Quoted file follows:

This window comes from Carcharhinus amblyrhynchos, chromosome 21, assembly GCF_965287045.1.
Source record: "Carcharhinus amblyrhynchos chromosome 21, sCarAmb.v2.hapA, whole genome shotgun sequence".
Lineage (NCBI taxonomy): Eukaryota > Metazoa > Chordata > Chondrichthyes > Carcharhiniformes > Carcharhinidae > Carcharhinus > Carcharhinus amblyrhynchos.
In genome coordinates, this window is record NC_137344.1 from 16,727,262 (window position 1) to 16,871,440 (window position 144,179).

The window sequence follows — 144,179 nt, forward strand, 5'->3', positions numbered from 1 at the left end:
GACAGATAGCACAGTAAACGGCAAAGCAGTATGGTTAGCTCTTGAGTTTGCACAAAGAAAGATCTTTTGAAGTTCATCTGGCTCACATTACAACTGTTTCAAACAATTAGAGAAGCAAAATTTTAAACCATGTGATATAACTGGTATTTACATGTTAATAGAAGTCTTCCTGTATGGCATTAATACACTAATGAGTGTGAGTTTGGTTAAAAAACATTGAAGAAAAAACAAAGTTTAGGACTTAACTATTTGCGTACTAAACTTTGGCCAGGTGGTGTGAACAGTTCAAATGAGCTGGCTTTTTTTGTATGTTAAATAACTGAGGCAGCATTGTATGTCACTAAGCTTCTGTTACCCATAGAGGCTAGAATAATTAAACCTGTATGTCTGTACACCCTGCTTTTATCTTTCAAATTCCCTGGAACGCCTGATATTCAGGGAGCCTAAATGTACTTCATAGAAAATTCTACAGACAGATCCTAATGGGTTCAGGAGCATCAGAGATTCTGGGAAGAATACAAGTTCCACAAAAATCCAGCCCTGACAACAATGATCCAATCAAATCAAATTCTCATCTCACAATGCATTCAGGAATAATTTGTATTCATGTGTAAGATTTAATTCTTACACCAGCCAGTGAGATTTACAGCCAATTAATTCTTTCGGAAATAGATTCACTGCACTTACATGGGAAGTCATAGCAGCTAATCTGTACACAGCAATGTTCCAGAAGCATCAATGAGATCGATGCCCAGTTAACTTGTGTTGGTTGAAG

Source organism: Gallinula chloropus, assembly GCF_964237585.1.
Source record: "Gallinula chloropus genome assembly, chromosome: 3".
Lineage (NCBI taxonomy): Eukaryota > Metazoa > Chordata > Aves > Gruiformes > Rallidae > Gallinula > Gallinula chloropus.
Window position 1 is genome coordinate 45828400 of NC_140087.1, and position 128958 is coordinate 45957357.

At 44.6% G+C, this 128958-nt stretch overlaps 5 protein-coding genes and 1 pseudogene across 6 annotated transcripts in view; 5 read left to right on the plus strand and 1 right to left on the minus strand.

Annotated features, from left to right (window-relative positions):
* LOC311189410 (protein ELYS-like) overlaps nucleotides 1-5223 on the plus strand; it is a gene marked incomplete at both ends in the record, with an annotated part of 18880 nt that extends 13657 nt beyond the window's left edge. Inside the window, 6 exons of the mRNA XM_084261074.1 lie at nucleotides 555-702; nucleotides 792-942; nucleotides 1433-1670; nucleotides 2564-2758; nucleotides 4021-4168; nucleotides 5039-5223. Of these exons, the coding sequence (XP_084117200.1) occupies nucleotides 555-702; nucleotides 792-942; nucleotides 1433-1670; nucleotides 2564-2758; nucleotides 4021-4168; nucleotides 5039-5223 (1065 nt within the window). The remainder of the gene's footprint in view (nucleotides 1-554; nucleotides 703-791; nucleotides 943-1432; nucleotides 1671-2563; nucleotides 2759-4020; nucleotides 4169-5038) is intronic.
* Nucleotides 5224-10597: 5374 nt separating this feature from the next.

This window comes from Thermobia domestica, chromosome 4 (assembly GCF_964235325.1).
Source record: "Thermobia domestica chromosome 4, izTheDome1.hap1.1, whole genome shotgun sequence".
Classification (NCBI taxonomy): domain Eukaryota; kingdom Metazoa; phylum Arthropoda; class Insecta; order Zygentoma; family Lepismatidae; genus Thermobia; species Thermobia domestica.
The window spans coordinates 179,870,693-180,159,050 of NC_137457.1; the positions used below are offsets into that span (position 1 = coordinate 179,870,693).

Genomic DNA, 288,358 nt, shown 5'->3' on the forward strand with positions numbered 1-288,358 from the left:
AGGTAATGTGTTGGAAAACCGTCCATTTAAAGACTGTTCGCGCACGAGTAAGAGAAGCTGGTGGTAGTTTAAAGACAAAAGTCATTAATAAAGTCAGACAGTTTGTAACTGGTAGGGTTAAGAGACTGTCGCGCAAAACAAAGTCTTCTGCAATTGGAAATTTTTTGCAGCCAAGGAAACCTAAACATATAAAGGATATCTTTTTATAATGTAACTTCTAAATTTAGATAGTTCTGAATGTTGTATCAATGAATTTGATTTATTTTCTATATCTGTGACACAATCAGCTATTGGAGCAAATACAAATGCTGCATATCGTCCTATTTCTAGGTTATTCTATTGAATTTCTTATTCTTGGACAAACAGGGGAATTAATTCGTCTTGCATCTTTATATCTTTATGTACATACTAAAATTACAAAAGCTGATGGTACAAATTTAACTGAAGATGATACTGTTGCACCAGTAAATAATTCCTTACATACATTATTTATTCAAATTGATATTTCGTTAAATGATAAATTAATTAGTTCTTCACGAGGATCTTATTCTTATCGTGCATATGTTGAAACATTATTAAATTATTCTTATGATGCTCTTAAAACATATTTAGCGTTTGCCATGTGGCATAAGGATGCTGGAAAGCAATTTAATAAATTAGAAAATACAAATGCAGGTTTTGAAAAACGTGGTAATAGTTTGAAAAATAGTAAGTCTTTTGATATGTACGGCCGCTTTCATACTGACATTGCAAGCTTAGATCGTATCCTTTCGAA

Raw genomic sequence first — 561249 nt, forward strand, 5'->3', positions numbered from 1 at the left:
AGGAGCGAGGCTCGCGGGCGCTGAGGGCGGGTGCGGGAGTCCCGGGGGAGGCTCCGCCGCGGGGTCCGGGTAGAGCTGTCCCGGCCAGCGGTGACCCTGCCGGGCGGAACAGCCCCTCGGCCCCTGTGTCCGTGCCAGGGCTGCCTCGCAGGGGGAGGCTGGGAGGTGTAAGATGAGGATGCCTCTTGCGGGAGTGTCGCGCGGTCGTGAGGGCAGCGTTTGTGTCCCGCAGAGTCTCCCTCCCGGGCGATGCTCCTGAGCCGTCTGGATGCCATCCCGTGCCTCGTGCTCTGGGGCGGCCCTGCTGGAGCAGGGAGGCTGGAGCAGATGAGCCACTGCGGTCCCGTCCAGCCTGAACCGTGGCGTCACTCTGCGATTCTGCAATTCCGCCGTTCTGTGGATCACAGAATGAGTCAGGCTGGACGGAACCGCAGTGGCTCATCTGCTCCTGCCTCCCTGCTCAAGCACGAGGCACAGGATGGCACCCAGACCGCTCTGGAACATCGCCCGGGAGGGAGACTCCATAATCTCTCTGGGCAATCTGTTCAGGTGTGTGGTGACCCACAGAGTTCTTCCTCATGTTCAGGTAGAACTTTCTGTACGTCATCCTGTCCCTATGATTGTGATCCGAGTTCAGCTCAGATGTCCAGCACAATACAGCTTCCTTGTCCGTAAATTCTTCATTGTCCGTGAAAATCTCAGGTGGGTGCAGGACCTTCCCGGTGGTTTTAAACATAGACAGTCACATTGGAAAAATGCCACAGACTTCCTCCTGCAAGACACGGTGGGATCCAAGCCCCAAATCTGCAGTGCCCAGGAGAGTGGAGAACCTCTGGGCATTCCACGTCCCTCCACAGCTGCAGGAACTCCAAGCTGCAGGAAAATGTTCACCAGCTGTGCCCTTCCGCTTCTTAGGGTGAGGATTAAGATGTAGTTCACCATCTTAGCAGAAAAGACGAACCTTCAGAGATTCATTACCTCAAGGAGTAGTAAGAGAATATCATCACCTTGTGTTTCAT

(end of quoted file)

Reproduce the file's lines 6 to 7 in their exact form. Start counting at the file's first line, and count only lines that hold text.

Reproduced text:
GACAGATAGCACAGTAAACGGCAAAGCAGTATGGTTAGCTCTTGAGTTTGCACAAAGAAAGATCTTTTGAAGTTCATCTGGCTCACATTACAACTGTTTCAAACAATTAGAGAAGCAAAATTTTAAACCATGTGATATAACTGGTATTTACATGTTAATAGAAGTCTTCCTGTATGGCATTAATACACTAATGAGTGTGAGTTTGGTTAAAAAACATTGAAGAAAAAACAAAGTTTAGGACTTAACTATTTGCGTACTAAACTTTGGCCAGGTGGTGTGAACAGTTCAAATGAGCTGGCTTTTTTTGTATGTTAAATAACTGAGGCAGCATTGTATGTCACTAAGCTTCTGTTACCCATAGAGGCTAGAATAATTAAACCTGTATGTCTGTACACCCTGCTTTTATCTTTCAAATTCCCTGGAACGCCTGATATTCAGGGAGCCTAAATGTACTTCATAGAAAATTCTACAGACAGATCCTAATGGGTTCAGGAGCATCAGAGATTCTGGGAAGAATACAAGTTCCACAAAAATCCAGCCCTGACAACAATGATCCAATCAAATCAAATTCTCATCTCACAATGCATTCAGGAATAATTTGTATTCATGTGTAAGATTTAATTCTTACACCAGCCAGTGAGATTTACAGCCAATTAATTCTTTCGGAAATAGATTCACTGCACTTACATGGGAAGTCATAGCAGCTAATCTGTACACAGCAATGTTCCAGAAGCATCAATGAGATCGATGCCCAGTTAACTTGTGTTGGTTGAAG

Source organism: Gallinula chloropus, assembly GCF_964237585.1.